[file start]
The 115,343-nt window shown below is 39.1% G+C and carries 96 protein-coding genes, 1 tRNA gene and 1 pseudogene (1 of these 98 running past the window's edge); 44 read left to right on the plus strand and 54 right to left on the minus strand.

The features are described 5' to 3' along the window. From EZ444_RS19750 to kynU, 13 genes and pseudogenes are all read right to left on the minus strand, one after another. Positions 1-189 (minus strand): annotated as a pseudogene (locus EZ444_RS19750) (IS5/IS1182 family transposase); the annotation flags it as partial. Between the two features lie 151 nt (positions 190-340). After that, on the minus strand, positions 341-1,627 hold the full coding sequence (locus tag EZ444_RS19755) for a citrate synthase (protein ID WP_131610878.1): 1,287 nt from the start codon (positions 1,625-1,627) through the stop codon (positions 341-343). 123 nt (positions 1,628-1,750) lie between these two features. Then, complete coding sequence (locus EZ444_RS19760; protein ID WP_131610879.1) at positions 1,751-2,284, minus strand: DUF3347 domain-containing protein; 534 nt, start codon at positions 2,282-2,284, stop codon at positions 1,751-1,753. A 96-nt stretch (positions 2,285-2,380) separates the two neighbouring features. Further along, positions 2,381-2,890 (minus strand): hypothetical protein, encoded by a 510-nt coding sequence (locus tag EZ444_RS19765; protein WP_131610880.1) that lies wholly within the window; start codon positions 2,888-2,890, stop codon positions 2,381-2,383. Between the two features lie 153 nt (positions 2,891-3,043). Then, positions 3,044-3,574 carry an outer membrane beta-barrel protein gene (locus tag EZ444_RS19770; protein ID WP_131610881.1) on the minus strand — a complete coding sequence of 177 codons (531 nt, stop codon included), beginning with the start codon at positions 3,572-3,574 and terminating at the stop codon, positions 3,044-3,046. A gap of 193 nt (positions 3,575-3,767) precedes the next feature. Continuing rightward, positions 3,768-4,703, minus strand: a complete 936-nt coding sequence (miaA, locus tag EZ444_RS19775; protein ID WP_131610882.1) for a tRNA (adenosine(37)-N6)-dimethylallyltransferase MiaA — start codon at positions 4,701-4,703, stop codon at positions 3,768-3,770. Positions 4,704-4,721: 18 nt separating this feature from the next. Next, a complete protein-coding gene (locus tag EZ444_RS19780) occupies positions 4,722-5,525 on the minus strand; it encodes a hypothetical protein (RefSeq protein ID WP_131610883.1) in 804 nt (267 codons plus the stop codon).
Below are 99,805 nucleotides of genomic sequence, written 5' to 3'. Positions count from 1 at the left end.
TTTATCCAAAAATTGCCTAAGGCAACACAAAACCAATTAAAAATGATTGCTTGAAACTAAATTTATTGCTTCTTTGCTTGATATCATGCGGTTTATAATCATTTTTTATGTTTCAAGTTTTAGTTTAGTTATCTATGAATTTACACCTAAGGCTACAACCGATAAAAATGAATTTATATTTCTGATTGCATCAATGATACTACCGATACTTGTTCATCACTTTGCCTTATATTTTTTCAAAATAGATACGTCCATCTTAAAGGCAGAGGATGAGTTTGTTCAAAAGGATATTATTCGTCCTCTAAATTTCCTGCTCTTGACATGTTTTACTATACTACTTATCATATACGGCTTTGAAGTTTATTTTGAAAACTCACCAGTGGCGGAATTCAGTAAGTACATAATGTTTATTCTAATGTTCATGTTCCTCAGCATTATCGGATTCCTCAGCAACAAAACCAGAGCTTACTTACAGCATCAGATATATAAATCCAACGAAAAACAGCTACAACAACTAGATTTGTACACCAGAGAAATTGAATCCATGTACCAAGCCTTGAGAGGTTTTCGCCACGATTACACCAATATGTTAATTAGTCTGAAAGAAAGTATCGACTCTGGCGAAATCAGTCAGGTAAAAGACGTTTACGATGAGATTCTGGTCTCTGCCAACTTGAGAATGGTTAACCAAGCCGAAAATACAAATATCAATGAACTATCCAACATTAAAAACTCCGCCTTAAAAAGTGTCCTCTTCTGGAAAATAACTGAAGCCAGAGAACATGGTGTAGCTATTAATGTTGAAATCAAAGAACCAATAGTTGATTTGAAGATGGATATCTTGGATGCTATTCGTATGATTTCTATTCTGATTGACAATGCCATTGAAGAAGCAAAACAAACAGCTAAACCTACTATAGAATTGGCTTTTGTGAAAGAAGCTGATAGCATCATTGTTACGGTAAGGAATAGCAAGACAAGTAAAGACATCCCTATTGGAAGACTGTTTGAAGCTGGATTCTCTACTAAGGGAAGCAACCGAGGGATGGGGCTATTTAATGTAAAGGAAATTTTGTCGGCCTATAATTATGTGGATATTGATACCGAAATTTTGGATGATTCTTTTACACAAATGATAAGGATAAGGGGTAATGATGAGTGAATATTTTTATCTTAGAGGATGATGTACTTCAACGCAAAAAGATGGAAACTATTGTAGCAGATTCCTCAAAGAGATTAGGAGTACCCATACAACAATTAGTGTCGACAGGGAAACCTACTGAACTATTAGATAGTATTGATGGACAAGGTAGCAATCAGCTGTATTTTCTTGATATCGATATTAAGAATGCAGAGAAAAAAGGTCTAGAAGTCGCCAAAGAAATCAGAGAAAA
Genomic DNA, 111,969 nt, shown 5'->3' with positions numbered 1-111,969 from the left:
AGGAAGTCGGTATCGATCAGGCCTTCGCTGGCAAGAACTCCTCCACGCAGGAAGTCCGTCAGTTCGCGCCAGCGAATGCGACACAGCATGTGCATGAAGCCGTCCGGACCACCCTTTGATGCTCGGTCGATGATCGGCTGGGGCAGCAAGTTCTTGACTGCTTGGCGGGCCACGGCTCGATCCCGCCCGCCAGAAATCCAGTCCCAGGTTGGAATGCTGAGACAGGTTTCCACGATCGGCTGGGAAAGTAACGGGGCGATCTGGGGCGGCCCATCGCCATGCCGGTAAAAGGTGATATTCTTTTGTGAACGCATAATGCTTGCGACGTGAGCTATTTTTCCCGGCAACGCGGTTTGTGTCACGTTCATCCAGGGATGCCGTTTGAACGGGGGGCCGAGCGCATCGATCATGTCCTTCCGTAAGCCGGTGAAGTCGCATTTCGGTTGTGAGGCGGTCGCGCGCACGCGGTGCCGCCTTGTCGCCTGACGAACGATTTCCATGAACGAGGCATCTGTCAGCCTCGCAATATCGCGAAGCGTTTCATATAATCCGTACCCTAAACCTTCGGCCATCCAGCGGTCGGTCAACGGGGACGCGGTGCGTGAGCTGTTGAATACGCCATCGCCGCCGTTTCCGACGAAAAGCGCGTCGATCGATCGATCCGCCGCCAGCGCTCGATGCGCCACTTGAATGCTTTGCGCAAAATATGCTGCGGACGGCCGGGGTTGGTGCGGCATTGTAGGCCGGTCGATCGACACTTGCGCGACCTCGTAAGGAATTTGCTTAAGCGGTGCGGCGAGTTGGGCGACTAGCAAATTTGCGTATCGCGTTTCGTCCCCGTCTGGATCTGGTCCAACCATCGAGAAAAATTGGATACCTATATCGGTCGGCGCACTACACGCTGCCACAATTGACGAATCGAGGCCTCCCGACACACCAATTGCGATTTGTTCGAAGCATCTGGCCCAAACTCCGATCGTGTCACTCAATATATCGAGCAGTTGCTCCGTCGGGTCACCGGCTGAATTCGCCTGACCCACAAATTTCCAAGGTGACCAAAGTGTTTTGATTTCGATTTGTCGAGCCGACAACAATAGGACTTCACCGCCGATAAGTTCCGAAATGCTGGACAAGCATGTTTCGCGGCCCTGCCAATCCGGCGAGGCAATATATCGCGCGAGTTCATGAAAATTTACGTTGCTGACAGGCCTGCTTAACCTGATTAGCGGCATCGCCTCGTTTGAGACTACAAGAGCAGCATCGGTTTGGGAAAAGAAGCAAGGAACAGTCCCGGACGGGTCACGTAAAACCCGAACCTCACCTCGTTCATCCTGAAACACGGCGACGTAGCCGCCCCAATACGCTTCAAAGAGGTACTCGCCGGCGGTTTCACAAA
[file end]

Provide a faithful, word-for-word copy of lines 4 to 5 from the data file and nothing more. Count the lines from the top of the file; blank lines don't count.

TTTATCCAAAAATTGCCTAAGGCAACACAAAACCAATTAAAAATGATTGCTTGAAACTAAATTTATTGCTTCTTTGCTTGATATCATGCGGTTTATAATCATTTTTTATGTTTCAAGTTTTAGTTTAGTTATCTATGAATTTACACCTAAGGCTACAACCGATAAAAATGAATTTATATTTCTGATTGCATCAATGATACTACCGATACTTGTTCATCACTTTGCCTTATATTTTTTCAAAATAGATACGTCCATCTTAAAGGCAGAGGATGAGTTTGTTCAAAAGGATATTATTCGTCCTCTAAATTTCCTGCTCTTGACATGTTTTACTATACTACTTATCATATACGGCTTTGAAGTTTATTTTGAAAACTCACCAGTGGCGGAATTCAGTAAGTACATAATGTTTATTCTAATGTTCATGTTCCTCAGCATTATCGGATTCCTCAGCAACAAAACCAGAGCTTACTTACAGCATCAGATATATAAATCCAACGAAAAACAGCTACAACAACTAGATTTGTACACCAGAGAAATTGAATCCATGTACCAAGCCTTGAGAGGTTTTCGCCACGATTACACCAATATGTTAATTAGTCTGAAAGAAAGTATCGACTCTGGCGAAATCAGTCAGGTAAAAGACGTTTACGATGAGATTCTGGTCTCTGCCAACTTGAGAATGGTTAACCAAGCCGAAAATACAAATATCAATGAACTATCCAACATTAAAAACTCCGCCTTAAAAAGTGTCCTCTTCTGGAAAATAACTGAAGCCAGAGAACATGGTGTAGCTATTAATGTTGAAATCAAAGAACCAATAGTTGATTTGAAGATGGATATCTTGGATGCTATTCGTATGATTTCTATTCTGATTGACAATGCCATTGAAGAAGCAAAACAAACAGCTAAACCTACTATAGAATTGGCTTTTGTGAAAGAAGCTGATAGCATCATTGTTACGGTAAGGAATAGCAAGACAAGTAAAGACATCCCTATTGGAAGACTGTTTGAAGCTGGATTCTCTACTAAGGGAAGCAACCGAGGGATGGGGCTATTTAATGTAAAGGAAATTTTGTCGGCCTATAATTATGTGGATATTGATACCGAAATTTTGGATGATTCTTTTACACAAATGATAAGGATAAGGGGTAATGATGAGTGAATATTTTTATCTTAGAGGATGATGTACTTCAACGCAAAAAGATGGAAACTATTGTAGCAGATTCCTCAAAGAGATTAGGAGTACCCATACAACAATTAGTGTCGACAGGGAAACCTACTGAACTATTAGATAGTATTGATGGACAAGGTAGCAATCAGCTGTATTTTCTTGATATCGATATTAAGAATGCAGAGAAAAAAGGTCTAGAAGTCGCCAAAGAAATCAGAGAAAA
Genomic DNA, 111,969 nt, shown 5'->3' with positions numbered 1-111,969 from the left: